Virtual currency in a cloudy world: On the road to mainstream adoption?


Revolution is a word that often gets thrown around by those most excited about the rise of virtual currencies. But if it is a revolution, it’s a protracted one. Many non-techies still aren’t taken with the idea.

And, yet, the most crucial ideas in Bitcoin and its various competitors - Dogecoin, Litecoin and Peercoin to name a few - have captured the imaginations of a handful of forward-thinking businesses. In particular, the decentralised nature of them is what has fascinated many a techno-utopian.

The blockchain, the public ledger that records all transactions, is what provides this decentralisation. No longer is there a middleman recording every purchase or cash withdrawal - together, in a peer-to-peer network, every user is effectively the bank. This means no fees and no government or institutional control over the currencies. And unlike other internet-based, cloud technologies, there’s no one company holding all the keys to the data - the public key cryptography of Bitcoin gives each user control.

Then there’s the mining process - the mathematical problems miners have to solve by brute forcing hashes (the product of a hashing algorithm) attached to each block in the chain to unlock fresh coins.

Innovation sparked by the rise of Bitcoin has led to creations that will no doubt expedite the revolution. In the finance sector, we’re already seeing virtual securities, loyalty and gaming coins, many of which don’t even use the mining system. This is where the Ethereum project is taking a lead, looking at how it can bring some of the ancillary financial services typically associated with money to virtual currency, whilst also allowing customers to create their own local virtual currencies.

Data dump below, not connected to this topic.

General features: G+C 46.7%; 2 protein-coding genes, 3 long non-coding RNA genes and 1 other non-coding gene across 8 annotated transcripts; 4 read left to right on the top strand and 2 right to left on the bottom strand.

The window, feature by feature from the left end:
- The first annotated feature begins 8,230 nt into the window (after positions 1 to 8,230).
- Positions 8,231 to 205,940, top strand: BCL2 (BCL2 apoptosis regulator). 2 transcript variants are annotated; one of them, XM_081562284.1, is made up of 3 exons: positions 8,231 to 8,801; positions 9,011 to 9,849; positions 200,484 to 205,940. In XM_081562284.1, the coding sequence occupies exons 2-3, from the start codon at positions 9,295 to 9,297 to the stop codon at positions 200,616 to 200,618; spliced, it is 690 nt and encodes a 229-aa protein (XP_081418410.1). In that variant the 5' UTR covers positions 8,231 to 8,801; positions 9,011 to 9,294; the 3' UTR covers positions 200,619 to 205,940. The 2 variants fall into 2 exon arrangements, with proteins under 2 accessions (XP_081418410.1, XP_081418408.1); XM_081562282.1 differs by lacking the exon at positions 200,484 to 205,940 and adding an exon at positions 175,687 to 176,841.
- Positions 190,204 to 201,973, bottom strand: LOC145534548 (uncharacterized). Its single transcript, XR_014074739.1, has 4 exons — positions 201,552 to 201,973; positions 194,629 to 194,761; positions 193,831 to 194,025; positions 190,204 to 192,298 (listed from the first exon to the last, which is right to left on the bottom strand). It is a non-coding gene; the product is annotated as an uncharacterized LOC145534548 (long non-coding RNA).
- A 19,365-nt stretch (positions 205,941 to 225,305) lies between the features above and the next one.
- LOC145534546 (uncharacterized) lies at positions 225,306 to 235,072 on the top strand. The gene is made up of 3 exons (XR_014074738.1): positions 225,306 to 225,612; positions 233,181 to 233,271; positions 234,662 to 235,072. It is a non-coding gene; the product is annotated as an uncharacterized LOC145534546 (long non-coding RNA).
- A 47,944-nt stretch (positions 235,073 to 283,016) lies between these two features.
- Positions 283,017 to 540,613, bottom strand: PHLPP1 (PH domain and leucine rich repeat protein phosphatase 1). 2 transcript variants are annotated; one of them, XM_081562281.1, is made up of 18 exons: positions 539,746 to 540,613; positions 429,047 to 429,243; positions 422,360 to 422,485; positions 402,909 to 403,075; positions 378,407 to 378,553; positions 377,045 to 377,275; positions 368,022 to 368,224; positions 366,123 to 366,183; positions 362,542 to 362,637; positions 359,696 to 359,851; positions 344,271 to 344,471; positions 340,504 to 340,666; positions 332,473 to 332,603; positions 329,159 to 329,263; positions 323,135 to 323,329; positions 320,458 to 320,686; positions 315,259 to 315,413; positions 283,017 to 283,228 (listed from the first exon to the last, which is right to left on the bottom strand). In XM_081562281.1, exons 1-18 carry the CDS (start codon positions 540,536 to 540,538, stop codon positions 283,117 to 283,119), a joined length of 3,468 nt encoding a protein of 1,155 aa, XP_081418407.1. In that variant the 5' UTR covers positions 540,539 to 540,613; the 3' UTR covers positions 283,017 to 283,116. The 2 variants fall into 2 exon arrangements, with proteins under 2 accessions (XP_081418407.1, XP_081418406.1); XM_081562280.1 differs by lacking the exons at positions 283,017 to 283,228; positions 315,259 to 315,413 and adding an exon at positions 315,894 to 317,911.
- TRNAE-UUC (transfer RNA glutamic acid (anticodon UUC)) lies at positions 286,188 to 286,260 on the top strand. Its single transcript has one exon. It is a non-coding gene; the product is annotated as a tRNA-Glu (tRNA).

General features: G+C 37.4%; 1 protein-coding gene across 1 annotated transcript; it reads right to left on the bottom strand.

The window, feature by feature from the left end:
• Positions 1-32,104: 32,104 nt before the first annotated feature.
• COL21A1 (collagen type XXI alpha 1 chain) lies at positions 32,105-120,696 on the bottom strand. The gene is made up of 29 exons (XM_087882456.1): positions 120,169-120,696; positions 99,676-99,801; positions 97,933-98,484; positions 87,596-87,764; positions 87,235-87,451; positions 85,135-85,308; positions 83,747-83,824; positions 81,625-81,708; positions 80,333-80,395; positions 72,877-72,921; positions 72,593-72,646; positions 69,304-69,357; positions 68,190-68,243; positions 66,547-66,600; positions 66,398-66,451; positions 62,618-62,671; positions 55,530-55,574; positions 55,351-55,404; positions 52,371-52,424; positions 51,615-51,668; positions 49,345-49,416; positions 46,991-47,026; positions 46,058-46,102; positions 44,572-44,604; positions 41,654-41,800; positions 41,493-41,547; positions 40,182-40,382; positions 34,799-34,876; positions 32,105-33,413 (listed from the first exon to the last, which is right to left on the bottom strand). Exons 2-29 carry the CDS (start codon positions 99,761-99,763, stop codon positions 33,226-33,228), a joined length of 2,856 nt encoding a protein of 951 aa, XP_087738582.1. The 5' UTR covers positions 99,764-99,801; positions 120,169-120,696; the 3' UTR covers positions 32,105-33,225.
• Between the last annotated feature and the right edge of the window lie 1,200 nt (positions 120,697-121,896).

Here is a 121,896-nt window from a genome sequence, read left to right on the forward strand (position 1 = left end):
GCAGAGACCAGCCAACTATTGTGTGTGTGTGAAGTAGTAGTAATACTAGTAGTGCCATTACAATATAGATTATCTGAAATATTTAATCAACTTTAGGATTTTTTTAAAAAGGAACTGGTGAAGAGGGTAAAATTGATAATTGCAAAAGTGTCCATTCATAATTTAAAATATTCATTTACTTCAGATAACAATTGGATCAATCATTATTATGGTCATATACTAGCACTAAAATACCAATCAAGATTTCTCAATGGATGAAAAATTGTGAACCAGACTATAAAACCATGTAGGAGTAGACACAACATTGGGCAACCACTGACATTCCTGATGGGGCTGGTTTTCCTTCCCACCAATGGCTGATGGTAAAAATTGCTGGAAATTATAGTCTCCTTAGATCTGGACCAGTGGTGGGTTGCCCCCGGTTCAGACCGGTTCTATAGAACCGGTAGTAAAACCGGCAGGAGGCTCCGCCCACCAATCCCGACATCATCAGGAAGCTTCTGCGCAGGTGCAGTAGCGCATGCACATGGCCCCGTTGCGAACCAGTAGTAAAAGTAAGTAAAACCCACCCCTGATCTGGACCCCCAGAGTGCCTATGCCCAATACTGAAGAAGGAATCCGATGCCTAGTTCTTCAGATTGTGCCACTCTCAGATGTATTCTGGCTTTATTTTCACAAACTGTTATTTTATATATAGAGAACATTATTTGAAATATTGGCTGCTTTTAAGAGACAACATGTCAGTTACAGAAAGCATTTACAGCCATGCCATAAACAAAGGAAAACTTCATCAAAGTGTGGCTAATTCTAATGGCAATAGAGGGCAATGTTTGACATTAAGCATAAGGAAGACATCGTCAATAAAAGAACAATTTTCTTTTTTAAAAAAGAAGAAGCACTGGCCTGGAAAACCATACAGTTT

One of its truly novel ideas is to store contracts of any type between parties to be stored in the public ledger that is the blockchain. As there’s no controlling or bias entity that dominates the blockchain, it can act as an entirely neutral arbitrator and intermediary to financial agreements, again taking out any middlemen.

The ambition is even greater over at Project Douglas, which is trying to use the blockchain as a basis for a truly distributed organisation. This would see collective decision making amongst customers guide an organisation. This would create entirely new business models and “change the landscape of outsourced business services and service level agreements within organisations”, says virtual currency expert Dr Gordon Fletcher, senior lecturer in information systems.

But virtual currencies are permeating into individuals’ and business’ everyday existence too. All kinds of organisations have opened up Bitcoin or other crypto currency sales. Many of the early adopters are part of the tech industry. Just last month, electronics exchange store CEX announced it would accept BTC. Two of the biggest names in IT, Dell and PayPal, did the same earlier in the year.

Charities are also amongst those keen to exploit the decentralised nature of virtual currencies, stopping the government taking any tax from contributions and giving people a way to give 100 per cent. Nonprofits like The Water Project, which has been providing sustainable water projects throughout sub-Saharan Africa, and Save the Children both now accept BTC.